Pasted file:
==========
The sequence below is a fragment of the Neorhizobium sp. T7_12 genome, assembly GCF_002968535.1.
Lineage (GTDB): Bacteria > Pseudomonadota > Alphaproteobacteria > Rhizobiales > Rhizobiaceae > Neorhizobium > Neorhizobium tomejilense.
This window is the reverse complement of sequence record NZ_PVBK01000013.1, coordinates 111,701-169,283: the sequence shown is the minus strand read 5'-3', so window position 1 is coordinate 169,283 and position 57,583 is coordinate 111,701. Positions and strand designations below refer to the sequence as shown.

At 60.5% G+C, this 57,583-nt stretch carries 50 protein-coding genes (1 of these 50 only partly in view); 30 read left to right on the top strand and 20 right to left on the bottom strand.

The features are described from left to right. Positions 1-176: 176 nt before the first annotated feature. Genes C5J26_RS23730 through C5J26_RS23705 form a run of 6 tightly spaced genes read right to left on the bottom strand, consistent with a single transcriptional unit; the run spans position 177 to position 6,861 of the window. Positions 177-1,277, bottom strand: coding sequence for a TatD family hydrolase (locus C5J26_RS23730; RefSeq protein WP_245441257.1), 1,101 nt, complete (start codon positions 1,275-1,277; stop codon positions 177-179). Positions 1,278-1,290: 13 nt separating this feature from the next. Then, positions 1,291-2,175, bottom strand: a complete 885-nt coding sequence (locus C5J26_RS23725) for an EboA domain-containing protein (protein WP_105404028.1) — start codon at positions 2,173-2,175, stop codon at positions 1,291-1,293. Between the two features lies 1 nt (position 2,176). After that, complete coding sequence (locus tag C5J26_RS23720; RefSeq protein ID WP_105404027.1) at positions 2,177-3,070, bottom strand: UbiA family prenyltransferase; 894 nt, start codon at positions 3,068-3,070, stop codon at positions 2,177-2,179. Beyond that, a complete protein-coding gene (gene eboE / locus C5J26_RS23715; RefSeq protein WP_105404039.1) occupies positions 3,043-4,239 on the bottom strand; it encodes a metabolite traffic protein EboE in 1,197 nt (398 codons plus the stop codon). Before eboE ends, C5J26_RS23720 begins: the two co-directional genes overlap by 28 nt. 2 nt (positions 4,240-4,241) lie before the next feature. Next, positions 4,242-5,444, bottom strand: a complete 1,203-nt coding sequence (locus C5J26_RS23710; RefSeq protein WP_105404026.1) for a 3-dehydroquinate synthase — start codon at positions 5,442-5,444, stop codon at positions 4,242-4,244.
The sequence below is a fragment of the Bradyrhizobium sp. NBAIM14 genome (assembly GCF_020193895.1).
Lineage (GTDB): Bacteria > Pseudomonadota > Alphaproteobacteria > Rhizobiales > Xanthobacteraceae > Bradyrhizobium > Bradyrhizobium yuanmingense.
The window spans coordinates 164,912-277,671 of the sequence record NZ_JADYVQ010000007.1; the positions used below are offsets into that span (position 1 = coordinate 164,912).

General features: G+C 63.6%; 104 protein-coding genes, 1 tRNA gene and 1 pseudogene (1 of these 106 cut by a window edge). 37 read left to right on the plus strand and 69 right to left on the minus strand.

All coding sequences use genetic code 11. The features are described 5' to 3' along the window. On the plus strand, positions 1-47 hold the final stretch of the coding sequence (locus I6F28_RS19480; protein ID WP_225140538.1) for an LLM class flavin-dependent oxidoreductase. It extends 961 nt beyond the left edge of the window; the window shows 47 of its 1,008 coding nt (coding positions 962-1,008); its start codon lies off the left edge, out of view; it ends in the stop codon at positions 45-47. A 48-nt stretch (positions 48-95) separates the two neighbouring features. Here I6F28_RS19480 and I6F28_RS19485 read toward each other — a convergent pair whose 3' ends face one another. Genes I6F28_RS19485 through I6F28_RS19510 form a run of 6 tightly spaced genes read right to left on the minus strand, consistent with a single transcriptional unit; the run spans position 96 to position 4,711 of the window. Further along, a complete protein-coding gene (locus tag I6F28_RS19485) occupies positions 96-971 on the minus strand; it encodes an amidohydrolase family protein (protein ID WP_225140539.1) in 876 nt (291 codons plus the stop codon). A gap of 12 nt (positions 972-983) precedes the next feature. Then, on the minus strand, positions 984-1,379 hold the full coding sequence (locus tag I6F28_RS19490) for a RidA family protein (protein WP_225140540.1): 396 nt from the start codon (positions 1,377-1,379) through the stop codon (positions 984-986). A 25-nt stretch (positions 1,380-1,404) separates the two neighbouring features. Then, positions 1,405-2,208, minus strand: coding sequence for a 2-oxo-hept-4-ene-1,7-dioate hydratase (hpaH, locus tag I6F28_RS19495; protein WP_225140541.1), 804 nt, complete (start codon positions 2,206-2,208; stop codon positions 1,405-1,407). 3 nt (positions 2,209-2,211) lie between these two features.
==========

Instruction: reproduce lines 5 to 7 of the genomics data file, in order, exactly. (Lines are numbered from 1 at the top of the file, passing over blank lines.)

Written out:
The features are described from left to right. Positions 1-176: 176 nt before the first annotated feature. Genes C5J26_RS23730 through C5J26_RS23705 form a run of 6 tightly spaced genes read right to left on the bottom strand, consistent with a single transcriptional unit; the run spans position 177 to position 6,861 of the window. Positions 177-1,277, bottom strand: coding sequence for a TatD family hydrolase (locus C5J26_RS23730; RefSeq protein WP_245441257.1), 1,101 nt, complete (start codon positions 1,275-1,277; stop codon positions 177-179). Positions 1,278-1,290: 13 nt separating this feature from the next. Then, positions 1,291-2,175, bottom strand: a complete 885-nt coding sequence (locus C5J26_RS23725) for an EboA domain-containing protein (protein WP_105404028.1) — start codon at positions 2,173-2,175, stop codon at positions 1,291-1,293. Between the two features lies 1 nt (position 2,176). After that, complete coding sequence (locus tag C5J26_RS23720; RefSeq protein ID WP_105404027.1) at positions 2,177-3,070, bottom strand: UbiA family prenyltransferase; 894 nt, start codon at positions 3,068-3,070, stop codon at positions 2,177-2,179. Beyond that, a complete protein-coding gene (gene eboE / locus C5J26_RS23715; RefSeq protein WP_105404039.1) occupies positions 3,043-4,239 on the bottom strand; it encodes a metabolite traffic protein EboE in 1,197 nt (398 codons plus the stop codon). Before eboE ends, C5J26_RS23720 begins: the two co-directional genes overlap by 28 nt. 2 nt (positions 4,240-4,241) lie before the next feature. Next, positions 4,242-5,444, bottom strand: a complete 1,203-nt coding sequence (locus C5J26_RS23710; RefSeq protein WP_105404026.1) for a 3-dehydroquinate synthase — start codon at positions 5,442-5,444, stop codon at positions 4,242-4,244.
The sequence below is a fragment of the Bradyrhizobium sp. NBAIM14 genome (assembly GCF_020193895.1).
Lineage (GTDB): Bacteria > Pseudomonadota > Alphaproteobacteria > Rhizobiales > Xanthobacteraceae > Bradyrhizobium > Bradyrhizobium yuanmingense.